Coach's Corner: Joe Wickline on Noah Franklin

Noah Franklin is a powerful, aggressive lineman. Could that aggression get the road-grading rookie into some trouble in Carolina? According to his position coach at Oklahoma State, Joe Wickline, it is something to watch for.

For an exclusive interview with rookie lineman Noah Franklin, click here.

After spending the bulk of his OSU career as a reserve, Noah Franklin made first string last season and started 13 games at left guard. He helped the Cowboys lead the Big 12 Conference with an average of 187.8 rushing yards per game. He went undrafted before signing with the Carolina Panthers, hoping to hop from one dominant running team to another.

For more on Franklin, we check in with OSU offensive line coach Joe Wickline.

LaShana Marshburn: Tell us about your experience with Noah.

Joe Wickline: When I first got here, Coach [Mike Gundy] had just taken the head-coaching job and hired me from the University of Florida. Noah is an OSU person. His mom and dad went to Oklahoma State, but he had de-committed, basically, and was getting recruited by Arkansas and some other schools. It was five years ago, now. We re-recruited him and swung him back. He signed with the Cowboys and since then he's been a solid player. Obviously, this year was a great year for him. He was a great kid and did a nice job in school. He got all his academics straight and was a very powerful young man. He did a nice job of adjusting to the Big 12 and the BCS bowl games and ended up being a really good football player and a great leader.

LM: Noah was recruited out of high school as a defensive lineman. What prompted his switch to the offensive side of the ball?

JW: What happened, ultimately, was when he got here he was an all-star his senior year at [Vinita HS]. He played on the defensive line there and he couldn't be blocked. He was recruited by our defensive guys before he came here, but when he arrived I'm saying, "Wait a minute now, I mean gee whiz, he's an offensive lineman!" He played some defense for us and did a nice job there, but ultimately we moved him to offense because it showed that his home place was a really good offensive lineman.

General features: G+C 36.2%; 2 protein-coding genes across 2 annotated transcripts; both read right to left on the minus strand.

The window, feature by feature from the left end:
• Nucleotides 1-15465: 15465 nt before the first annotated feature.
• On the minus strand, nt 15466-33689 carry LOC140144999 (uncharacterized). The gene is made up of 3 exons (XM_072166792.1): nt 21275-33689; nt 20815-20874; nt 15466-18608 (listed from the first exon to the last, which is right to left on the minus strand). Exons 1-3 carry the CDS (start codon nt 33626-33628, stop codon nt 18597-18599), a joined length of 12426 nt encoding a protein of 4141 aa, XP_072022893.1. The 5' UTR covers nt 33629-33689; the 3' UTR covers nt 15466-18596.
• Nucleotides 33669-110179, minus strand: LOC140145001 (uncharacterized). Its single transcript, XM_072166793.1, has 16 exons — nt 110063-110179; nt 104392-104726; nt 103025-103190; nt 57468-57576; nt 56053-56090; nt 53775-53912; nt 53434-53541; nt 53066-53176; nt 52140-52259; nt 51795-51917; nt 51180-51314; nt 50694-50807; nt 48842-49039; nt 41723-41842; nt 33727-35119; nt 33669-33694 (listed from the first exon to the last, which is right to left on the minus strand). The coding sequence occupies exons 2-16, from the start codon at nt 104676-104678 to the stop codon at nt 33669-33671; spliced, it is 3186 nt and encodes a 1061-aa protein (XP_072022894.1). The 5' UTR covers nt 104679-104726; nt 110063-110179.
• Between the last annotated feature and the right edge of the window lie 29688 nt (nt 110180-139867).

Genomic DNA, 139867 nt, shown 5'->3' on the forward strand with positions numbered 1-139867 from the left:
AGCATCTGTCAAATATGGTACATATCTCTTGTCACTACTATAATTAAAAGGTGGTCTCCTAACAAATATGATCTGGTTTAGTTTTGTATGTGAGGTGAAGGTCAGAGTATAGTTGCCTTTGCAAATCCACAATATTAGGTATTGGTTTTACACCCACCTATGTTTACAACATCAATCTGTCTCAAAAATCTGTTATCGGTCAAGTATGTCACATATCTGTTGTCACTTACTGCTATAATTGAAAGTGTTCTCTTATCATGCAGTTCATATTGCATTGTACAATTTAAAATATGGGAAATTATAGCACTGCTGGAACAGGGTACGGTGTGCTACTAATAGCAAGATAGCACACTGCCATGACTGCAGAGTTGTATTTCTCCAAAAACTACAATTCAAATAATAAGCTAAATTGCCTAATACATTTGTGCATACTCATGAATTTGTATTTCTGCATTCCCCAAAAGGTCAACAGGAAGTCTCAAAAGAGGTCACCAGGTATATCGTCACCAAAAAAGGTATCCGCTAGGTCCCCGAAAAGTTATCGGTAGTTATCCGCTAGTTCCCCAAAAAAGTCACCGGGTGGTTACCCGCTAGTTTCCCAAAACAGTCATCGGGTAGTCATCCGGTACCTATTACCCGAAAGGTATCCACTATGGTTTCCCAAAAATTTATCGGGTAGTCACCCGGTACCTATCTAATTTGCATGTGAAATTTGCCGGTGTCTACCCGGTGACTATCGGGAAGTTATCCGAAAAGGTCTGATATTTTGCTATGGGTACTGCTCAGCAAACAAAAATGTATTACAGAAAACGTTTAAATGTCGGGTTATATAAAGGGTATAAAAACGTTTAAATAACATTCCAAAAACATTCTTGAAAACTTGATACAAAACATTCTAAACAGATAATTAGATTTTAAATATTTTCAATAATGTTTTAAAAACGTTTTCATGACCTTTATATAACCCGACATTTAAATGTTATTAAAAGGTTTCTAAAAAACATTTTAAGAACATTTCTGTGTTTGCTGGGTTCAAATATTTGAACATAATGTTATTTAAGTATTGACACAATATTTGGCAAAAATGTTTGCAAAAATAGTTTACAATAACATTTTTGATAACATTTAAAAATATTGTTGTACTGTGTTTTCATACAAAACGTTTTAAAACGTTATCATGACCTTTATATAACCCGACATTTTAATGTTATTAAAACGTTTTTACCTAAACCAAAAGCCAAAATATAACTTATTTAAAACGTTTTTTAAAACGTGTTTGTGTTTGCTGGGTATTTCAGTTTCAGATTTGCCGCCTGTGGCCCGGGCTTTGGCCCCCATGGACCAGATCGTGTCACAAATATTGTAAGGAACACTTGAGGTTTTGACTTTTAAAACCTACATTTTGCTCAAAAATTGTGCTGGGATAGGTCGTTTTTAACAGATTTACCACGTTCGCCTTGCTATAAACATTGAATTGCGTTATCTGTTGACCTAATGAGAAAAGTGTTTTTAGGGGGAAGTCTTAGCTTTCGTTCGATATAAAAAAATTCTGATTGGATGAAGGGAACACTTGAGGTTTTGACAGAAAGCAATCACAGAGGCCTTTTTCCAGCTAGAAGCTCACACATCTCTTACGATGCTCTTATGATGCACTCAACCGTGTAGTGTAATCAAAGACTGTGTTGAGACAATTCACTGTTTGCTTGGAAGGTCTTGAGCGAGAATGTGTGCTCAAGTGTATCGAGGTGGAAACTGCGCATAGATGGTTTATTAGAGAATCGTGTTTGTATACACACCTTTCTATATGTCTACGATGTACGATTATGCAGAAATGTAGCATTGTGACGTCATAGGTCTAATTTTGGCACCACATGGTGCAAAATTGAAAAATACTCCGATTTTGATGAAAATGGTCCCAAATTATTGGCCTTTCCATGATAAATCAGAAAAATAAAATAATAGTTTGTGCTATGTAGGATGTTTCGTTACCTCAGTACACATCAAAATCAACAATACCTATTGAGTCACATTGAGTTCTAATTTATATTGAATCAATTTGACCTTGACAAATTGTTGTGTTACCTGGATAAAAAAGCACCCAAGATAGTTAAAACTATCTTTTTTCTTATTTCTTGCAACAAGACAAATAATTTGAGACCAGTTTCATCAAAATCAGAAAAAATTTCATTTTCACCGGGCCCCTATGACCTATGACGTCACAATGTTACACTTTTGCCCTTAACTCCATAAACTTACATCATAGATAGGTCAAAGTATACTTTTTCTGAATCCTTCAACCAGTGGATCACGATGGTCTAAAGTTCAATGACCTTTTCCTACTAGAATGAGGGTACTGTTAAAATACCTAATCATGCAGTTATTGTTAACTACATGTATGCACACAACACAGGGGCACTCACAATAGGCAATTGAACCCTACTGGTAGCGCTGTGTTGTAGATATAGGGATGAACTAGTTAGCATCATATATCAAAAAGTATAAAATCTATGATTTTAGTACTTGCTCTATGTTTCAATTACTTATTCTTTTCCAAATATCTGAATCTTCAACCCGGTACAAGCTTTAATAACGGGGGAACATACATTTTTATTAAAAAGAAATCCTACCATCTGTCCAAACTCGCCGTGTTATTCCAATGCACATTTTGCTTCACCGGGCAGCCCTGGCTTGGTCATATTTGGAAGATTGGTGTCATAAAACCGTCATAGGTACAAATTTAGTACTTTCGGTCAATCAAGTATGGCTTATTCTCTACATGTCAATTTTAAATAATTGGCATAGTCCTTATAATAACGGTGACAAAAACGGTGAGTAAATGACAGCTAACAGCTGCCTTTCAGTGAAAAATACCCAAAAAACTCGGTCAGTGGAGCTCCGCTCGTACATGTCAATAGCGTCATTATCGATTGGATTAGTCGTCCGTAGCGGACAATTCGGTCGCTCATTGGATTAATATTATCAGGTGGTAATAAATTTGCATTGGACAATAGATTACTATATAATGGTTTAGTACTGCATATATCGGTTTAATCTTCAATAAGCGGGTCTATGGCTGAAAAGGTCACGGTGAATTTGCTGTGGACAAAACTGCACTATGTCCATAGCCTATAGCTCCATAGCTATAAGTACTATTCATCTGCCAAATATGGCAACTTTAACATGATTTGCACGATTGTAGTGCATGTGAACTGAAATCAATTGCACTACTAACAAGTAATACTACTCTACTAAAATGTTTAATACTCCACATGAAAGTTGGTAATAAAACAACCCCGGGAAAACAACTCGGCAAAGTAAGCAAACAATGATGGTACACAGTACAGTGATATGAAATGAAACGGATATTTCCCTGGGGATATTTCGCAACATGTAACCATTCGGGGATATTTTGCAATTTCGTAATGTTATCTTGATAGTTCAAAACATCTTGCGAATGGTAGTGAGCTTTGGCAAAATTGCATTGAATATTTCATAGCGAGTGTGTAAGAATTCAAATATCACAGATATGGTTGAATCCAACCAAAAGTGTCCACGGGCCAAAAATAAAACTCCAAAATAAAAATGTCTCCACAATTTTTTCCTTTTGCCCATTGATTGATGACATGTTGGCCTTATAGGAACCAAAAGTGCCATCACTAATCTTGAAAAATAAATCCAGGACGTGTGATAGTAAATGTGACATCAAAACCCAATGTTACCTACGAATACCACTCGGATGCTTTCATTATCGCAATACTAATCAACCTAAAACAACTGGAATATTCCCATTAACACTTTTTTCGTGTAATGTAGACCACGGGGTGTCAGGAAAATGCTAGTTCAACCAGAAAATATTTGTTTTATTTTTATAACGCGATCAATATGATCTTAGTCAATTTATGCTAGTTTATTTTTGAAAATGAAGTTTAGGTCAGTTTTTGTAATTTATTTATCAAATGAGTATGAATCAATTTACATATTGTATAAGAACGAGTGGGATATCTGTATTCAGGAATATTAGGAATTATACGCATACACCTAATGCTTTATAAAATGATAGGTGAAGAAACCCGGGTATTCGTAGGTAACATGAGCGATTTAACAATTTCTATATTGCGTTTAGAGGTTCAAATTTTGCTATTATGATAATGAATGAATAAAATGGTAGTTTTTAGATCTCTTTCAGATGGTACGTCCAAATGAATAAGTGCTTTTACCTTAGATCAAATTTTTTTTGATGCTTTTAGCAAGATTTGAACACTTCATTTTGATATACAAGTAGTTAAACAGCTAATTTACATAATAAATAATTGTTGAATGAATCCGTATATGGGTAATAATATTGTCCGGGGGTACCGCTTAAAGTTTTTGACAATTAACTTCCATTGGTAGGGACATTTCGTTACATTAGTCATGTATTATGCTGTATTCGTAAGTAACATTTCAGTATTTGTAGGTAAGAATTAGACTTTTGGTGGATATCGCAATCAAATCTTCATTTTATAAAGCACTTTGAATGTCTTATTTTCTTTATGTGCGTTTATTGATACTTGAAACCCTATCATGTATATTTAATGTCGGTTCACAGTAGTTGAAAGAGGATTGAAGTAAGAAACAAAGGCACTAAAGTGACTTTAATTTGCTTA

LM: Noah enjoyed his best season last year, as he emerged as a full-time starter. What happened that allowed him to put it all together?

JW: He was a senior and he had been here for a while. Plus, there were two other reasons for his success. Firstly, he bought into OSU because that's his heritage. His mom and dad went to school here and he's from Oklahoma and had kind of been a Cowboy for a long time. Secondly, he had been here since Coach Gundy had taken over and had seen the ups and downs with the new staff. He did a really nice job in terms of leadership and commitment and buying into, "Hey, this is my last year and I want to have my best year." Ultimately, we did some good things on the offensive line in terms of rushing the ball and protecting the QB. He was a big part of that.

LM: Where does he need to show the most improvement in order to have an impact in Carolina?

JW: I know the things that gave him some problems when he first got here, he got those ironed out last season and just kept getting better and better. The run blocking schemes were probably the main thing. He was misled at first with the drop-man protection stuff, but we were in a really tough conference and each week he had to rise to the occasion and find a way to get it done. Ultimately, I don't know how many sacks he allowed, but it couldn't have been many. He took care of his business, but he'll need to work on holding back some of his aggressiveness and start doing some things from a finesse standpoint.



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